How to break a bad habit is a topic that puzzles many people. Very often we persist in behaviors that can have negative and sometimes life-threatening consequences, yet like the Energizer Bunny, you just keep on going and going and going….
For starters, it is helpful to consider what is meant by habit. Our friend Webster defines it as “a customary behavior pattern.” What is also known is that thought, feeling and action can be broken down into two broad categories, conscious and subconscious.
The conscious mind refers to the part of the self that is critical and analytical; it thinks and it reasons. This is the part of the self that recognizes that whatever rewards or satisfaction are being derived from the problem behavior are outweighed by its consequences.
Your subconscious mind refers to the part of the self that is habitual and automatic, it does not think or reason it simply responds in the way that it has been conditioned to do. Most habits are benign and even useful like brushing your teeth, automatically using a turn signal when driving and so on. Yet habits can also be horribly destructive such as in the case of those persons who continue to use alcohol and drugs in a destructive fashion even when the negative results are obvious.
So is there anything that can be done? Sometimes it is necessary to get outside help, especially if the situation poses an imminent health and safety. Yet whether you get professional assistance or not, here a five tips you may find helpful.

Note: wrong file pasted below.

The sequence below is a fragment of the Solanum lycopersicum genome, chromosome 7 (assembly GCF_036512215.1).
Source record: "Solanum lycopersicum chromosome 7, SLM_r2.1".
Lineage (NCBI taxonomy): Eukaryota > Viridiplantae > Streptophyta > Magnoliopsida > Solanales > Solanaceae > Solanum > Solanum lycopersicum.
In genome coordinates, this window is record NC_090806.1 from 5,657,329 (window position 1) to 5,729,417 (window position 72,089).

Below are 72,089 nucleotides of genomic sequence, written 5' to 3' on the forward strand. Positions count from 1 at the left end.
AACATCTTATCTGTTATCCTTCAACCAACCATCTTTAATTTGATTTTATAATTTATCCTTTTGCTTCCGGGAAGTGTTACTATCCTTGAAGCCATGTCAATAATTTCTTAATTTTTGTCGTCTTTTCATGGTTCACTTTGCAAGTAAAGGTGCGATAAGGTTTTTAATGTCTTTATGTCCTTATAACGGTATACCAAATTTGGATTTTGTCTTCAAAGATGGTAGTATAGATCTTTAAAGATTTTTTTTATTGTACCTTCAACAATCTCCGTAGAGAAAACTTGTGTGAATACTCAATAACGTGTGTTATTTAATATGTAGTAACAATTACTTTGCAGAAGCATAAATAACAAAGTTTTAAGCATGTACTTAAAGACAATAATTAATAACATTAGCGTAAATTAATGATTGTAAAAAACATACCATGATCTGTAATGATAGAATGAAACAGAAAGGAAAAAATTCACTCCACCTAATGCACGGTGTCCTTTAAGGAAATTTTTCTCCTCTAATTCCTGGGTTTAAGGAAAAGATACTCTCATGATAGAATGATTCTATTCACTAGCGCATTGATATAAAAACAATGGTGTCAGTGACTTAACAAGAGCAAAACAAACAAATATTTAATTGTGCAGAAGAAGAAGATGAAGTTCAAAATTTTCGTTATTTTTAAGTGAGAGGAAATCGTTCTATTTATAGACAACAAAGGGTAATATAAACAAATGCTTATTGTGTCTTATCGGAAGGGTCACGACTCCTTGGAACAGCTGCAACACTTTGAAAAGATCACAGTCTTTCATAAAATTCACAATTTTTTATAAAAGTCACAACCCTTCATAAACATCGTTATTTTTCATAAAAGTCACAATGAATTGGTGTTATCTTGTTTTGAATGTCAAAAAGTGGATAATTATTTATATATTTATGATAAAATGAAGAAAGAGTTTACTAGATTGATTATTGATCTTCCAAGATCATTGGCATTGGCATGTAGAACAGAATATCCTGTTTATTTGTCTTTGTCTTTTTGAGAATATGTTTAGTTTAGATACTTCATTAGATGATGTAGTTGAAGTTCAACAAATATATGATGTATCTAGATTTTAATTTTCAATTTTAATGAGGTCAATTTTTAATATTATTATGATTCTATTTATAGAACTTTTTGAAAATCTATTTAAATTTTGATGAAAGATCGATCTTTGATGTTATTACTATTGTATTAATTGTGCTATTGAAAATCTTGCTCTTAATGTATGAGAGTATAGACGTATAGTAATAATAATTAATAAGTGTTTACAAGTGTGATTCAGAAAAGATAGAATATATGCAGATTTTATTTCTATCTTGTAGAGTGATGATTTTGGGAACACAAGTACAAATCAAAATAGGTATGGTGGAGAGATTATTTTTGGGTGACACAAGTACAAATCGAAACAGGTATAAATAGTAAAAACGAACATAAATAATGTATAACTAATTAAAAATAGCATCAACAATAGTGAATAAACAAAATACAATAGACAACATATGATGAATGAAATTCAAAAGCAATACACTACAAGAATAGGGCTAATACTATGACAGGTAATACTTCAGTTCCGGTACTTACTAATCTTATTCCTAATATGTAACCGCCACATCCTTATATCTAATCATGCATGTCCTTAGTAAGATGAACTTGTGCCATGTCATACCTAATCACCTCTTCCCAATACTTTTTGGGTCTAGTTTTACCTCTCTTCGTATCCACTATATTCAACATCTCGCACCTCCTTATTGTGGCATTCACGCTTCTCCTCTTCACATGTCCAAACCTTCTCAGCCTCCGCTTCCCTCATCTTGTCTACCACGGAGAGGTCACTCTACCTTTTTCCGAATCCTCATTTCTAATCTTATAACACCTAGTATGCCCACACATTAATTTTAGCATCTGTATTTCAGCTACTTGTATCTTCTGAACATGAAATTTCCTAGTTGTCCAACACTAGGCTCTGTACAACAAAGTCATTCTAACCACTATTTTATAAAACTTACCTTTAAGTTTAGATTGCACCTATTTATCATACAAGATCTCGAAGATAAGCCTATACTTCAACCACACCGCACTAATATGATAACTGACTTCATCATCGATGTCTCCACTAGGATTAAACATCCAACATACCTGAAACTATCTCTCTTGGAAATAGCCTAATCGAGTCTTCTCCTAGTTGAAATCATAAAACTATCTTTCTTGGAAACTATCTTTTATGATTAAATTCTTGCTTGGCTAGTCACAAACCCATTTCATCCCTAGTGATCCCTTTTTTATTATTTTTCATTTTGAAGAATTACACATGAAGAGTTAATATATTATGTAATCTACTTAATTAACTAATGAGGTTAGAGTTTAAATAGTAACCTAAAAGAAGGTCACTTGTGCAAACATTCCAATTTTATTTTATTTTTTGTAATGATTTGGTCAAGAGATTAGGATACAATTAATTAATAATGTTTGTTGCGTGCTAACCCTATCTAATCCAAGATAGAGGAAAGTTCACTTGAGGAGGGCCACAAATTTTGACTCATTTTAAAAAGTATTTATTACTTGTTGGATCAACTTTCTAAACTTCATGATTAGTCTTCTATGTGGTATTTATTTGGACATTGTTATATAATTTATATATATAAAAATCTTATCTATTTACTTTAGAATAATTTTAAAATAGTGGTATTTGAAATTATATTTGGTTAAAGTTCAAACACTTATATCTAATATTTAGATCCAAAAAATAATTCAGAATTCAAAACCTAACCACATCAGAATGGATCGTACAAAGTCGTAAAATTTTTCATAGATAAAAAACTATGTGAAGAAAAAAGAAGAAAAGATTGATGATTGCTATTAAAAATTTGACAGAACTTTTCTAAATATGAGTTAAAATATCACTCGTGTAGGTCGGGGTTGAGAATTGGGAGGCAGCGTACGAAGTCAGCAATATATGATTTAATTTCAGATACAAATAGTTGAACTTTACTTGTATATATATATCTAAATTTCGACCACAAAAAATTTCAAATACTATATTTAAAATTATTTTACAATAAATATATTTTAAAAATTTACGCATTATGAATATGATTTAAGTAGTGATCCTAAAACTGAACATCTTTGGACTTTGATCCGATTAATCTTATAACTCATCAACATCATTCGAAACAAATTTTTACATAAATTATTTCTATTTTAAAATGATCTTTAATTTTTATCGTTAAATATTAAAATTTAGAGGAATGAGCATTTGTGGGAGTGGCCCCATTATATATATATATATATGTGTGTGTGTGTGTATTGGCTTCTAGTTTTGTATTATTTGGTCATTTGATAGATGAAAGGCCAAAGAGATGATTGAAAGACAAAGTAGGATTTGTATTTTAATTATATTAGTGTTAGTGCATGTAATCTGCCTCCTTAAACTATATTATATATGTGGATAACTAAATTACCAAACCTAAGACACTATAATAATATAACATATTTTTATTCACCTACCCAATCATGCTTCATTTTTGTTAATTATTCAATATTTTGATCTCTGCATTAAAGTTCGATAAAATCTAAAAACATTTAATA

Expect it to feel strange at first when you stop. Try this experiment. Lace your fingers together and notice which thumb rests on top-the right or left one. Now separate them and intentionally re-clasp with the opposite thumb on top. Feels strange, right? Any change good or bad will feel awkward at first-it usually takes about a month for it to feel normal for you.
Get past the notion of helplessness. It is a popular view that many problem behaviors are lifelong and uncontrollable, yet the science behind this notion is poor at best. Quite a few people for example, drink alcohol heavily during their college years and then go on to discontinue this unhealthy behavior as the responsibilities of work and family take on more prominent roles. Believe it or not the most successful method of getting past a problem behavior is simply deciding to stop. Expect to evolve.
See the behavior in the total context of your life. Remember the Rolling Stones song about “I can’t get no, SATISFACTION!” Is it that you are an “addict” or that you are simply unhappy with your life in general? Public health data tells us that while 10% of doctors and lawyers smoke, over 60% of waitresses are smokers. The former group probably tends to find life more satisfying than the latter. What active steps would you have to take to improve your personal, professional and spiritual life? The drinking/smoking/drugging/overeating is certainly not getting the job done!
Intentionally remove the cues of the old behavior. Although we scarcely recognize it, most of our actions follow a predictable sequence of events, where a stimulus provokes an unconscious reaction. Do you drink to excess with a certain group of people? Stop hanging out with them!
Remember you are worth it! You may feel ashamed of yourself because of your past behaviors. This can set a trap where you don’t feel worthy of a better life, which in turn causes you to dull this pain with the habit that has complicated your existence. Consider accepting this idea. You are worthwhile simply because you were born a child to human parents. There has never been anyone quite like you in the past, nor will there be another person exactly like you in the future. There is a reason that you are here right now-find it.